New Research May Offer Relief to Migraine Sufferers

February 20, 2024
Woman holds temples indicating head pain

Roughly one in five women suffer from migraines, compared to fewer than one in 10 men. (Photo illustration by John DiJulia, University Communications)

Research from the University of Virginia School of Medicine could pave the way for new treatments to manage migraines and chronic pain in women, improving their quality of life.

“We have known for a long time that women are more likely to suffer from migraine headaches. This study explains their vulnerability to this common, disabling pain,” UVA Health neurologist Dr. Jaideep Kapur, co-director of the UVA Brain Institute, said.

Roughly one in five women is thought to suffer from the potentially debilitating headaches, compared to fewer than one in 10 men. Women are also more likely than men to develop chronic pain during their reproductive years.

Pain in Women

Researchers are targeting receptors in the brain that help regulate fertility. The receptors respond to the hormone progesterone, which is used to treat problematic menstrual cycles and polycystic ovarian syndrome. Those pills have been known to promote headaches in some women, and UVA’s new research is revealing the hormone may have the unexpected ability to promote pain sensitivity.

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Findings suggest progesterone receptors in the brain help regulate pain perception. The findings also bolster the notion that reproductive hormones such as estrogen and progesterone play an important role in pain susceptibility in women.

“The discovery of progesterone receptor expression beyond the hypothalamus, particularly in regions associated with pain processing and migraine pathophysiology, opens new avenues for understanding the role of progesterone in pain modulation,” researcher Suchitra Joshi said.

Joshi said research shows that targeting pain receptors could ease migraine pain.

Headshot of Jaideep Kapur

UVA Health neurologist Dr. Jaideep Kapur is the co-director of the UVA Brain Institute. (Contributed photo)

“Compared to broader systemic treatments, this targeted approach may offer more precise and effective therapeutic interventions to alleviate migraine pain and improve the quality of life for individuals affected by this debilitating condition,” Joshi said.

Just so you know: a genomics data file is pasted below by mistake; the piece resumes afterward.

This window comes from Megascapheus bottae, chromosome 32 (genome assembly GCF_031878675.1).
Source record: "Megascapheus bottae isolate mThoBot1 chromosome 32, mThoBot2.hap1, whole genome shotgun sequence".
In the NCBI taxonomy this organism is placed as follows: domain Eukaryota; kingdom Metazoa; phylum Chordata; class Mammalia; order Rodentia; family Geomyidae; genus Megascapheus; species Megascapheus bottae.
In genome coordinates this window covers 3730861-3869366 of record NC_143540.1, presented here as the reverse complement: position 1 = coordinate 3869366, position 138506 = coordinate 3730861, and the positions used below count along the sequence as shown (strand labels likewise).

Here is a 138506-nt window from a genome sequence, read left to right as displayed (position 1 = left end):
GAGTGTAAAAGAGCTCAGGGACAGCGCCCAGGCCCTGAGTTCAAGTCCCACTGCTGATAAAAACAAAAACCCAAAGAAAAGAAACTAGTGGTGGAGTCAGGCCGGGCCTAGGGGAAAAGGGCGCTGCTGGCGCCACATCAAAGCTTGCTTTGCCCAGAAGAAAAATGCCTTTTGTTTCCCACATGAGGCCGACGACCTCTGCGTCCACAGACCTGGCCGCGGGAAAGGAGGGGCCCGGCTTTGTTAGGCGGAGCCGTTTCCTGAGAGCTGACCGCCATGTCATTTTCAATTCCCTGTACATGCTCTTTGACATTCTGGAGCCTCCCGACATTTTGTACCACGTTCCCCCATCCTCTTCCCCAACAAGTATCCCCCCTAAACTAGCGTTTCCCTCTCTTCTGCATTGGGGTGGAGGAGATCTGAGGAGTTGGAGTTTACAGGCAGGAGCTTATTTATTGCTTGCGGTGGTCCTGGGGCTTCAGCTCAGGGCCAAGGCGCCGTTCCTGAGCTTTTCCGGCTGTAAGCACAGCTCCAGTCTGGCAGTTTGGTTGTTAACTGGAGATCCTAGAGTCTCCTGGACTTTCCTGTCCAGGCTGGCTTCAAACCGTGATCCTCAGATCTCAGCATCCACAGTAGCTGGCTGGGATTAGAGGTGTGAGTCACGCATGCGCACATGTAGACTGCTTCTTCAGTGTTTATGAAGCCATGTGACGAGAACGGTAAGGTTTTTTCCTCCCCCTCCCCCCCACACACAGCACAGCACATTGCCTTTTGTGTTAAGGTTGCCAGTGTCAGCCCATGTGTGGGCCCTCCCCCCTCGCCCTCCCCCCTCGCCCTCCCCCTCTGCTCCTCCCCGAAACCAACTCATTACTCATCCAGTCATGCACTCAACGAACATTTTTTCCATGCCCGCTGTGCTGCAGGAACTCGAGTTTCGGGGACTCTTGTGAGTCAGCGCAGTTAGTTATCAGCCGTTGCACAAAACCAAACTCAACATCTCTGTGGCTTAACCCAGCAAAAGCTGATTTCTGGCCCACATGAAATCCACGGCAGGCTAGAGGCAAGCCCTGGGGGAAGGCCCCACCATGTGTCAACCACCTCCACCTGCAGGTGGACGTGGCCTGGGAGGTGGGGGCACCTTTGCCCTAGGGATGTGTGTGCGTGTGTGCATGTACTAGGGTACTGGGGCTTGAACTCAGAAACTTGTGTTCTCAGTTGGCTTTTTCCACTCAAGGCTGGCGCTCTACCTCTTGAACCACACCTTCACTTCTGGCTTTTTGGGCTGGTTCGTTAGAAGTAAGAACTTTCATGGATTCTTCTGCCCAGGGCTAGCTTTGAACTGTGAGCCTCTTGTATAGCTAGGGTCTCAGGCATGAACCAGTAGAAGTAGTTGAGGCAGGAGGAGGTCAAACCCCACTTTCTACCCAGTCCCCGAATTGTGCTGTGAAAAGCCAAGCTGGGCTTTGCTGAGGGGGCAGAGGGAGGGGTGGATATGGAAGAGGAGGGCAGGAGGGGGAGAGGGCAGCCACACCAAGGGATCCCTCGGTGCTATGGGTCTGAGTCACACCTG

Prior scientific research suggested progesterone might help control pain susceptibility, but results have been inconsistent. Progesterone appeared to reduce pain sensitivity in some instances, but not all,and other research suggested it might have the opposite effect. Efforts to use progesterone to help manage pain in people also have produced mixed results. 

UVA’s new research may help explain those inconsistencies. The pain-sensitizing effects caused by activating progesterone receptors in the brain may undercut the pain-reducing effects of a particular progesterone molecule, or “metabolite,” called allopregnanolone.

Photo of Suchitra Joshi

Researcher Suchitra Joshi says the team’s data shows targeting pain receptors could ease migraine pain. (Contributed photo)

UVA researchers say their new understanding of the complex relationship between pain, progesterone and its receptors could lead to new treatments. Researchers might use drugs, for example, to reduce pain sensitivity by blocking the activation of the progesterone receptors.

“In the future, we may be able to prevent headaches when women are most likely to suffer from them by targeting these receptors,” Kapur, of UVA’s Department of Neuroscience, said. “Blocking progesterone receptor-regulated signaling in the brain presents a promising avenue for novel migraine treatment, particularly in women during their reproductive years.”

Kapur said further research is needed to determine the precise mechanisms by which progesterone receptors contribute to migraines and develop targeted treatments.

Findings Published

The researchers published their findings in the Journal of Pain. The research team consisted of Joshi, John Williamson, Shayan Moosa and Kapur. The scientists have no financial interest in the work.

The research was supported by the National Institutes of Health, grants R01NS110863, R01NS120945 and R37NS119012.0

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Media Contact

Josh Barney

UVA Health